Which recruit has the toughest road to playing time?
Andy: I’m going to go Josh Hough. He seems to have all the raw tools, but the running back position is firmly Sean Tucker’s, with lots of other H-Back pieces around who saw playing time and impact this season. Unless Hough comes out with an excellence in pass protection and an ability to catch out of the backfield, he’s not usurping Tucker as the feature back.
Kevin: Wes Hoeh and Tyler Magnunson because it seems like the coaching staff will want to give them time in the strength and conditioning program. Their fellow OL freshmen Kalan Ellis and Austyn Kauhi have the size where they could be involved in special teams units from the start.
John: Derek McDonald could take the longest to see the field just from a size perspective. In the old scheme, a 230-pound defensive end could plug in right away. But in the 3-3-5, we really need everyone up front to have a little more size from a run-stopping perspective, and it’s likely that edge rushers in future classes are geared more toward that idea.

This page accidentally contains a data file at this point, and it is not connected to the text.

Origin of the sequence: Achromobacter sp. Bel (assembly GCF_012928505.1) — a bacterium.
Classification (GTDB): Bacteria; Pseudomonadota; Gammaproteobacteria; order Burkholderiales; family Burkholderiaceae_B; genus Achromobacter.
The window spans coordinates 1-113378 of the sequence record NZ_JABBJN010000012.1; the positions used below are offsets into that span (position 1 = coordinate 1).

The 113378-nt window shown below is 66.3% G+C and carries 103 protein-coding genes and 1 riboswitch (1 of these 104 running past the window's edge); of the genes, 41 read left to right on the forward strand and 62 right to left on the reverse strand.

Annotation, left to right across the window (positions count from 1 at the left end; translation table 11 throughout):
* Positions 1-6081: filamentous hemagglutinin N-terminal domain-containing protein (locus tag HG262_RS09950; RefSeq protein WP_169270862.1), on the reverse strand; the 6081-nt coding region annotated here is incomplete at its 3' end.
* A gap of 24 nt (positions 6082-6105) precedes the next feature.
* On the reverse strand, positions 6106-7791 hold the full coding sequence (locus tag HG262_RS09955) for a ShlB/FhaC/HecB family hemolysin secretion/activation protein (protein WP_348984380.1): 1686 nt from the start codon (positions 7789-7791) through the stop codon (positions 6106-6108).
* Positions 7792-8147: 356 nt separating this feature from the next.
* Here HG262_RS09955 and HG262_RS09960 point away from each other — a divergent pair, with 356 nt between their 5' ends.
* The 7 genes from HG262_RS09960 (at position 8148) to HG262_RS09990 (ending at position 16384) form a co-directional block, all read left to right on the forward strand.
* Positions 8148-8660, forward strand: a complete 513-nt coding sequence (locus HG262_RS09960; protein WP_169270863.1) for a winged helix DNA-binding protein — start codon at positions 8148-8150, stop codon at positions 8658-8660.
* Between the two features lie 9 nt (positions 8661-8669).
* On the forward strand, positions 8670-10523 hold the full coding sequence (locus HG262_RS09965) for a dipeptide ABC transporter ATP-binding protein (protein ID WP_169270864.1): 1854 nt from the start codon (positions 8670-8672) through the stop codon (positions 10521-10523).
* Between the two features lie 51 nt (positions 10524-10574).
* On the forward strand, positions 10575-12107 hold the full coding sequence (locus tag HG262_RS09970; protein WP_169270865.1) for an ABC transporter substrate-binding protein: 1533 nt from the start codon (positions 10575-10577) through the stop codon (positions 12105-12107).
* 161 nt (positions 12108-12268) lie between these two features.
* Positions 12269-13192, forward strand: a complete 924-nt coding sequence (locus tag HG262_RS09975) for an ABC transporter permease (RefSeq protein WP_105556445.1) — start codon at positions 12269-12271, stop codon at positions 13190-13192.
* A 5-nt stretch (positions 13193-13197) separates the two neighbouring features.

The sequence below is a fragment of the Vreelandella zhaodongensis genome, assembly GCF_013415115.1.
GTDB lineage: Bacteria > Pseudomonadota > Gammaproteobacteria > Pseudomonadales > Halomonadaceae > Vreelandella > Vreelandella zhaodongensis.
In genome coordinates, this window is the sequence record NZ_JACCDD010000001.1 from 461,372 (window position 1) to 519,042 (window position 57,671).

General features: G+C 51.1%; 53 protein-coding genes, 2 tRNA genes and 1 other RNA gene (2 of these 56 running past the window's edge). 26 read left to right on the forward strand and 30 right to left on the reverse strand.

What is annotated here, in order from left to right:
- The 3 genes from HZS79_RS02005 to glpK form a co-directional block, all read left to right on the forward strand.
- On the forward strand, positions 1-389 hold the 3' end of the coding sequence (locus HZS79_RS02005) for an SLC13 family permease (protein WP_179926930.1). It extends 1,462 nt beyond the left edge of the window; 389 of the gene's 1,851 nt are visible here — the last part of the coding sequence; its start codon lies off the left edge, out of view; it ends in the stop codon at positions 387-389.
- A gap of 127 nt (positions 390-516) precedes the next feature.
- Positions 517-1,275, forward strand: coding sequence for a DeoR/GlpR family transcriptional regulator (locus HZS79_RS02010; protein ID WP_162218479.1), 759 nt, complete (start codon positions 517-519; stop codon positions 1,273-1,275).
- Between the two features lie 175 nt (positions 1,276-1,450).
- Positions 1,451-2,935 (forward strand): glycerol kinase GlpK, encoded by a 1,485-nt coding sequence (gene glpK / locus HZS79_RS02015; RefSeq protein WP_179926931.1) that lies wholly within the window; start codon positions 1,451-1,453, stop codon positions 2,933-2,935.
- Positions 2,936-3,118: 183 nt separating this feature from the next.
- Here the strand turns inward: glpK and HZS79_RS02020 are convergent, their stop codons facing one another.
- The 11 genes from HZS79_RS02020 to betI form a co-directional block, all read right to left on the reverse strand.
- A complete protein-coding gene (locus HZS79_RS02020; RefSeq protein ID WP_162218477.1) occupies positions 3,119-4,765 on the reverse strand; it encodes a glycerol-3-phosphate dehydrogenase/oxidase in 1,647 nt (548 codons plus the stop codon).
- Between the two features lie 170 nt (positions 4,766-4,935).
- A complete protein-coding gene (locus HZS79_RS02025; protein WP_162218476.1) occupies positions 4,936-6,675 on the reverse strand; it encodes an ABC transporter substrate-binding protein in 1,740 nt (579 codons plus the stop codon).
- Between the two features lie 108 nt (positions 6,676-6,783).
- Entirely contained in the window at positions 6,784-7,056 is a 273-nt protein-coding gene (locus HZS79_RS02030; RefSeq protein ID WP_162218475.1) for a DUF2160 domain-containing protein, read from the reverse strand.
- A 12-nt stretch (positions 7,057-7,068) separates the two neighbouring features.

Steve: Probably Landon Morris, with Luke Benson and Steven Mahar there ahead of him there, both with years to play. Depending on a few things though, you may see him or Benson used outside, so I just talked myself both into and out of this selection.
Christian: Malik Matthew, Derek McDonald, and Austin Roon. The advantage of having a young linebacker corps is that those guys stick around for a long time. The disadvantage is that it’s that much harder for guys deeper down the depth chart to get playing time. All of Syracuse’s young linebackers were key contributors who look to be sticking around for a long time. It might be awhile before we see a linebacker from this class hit the field in some significant way.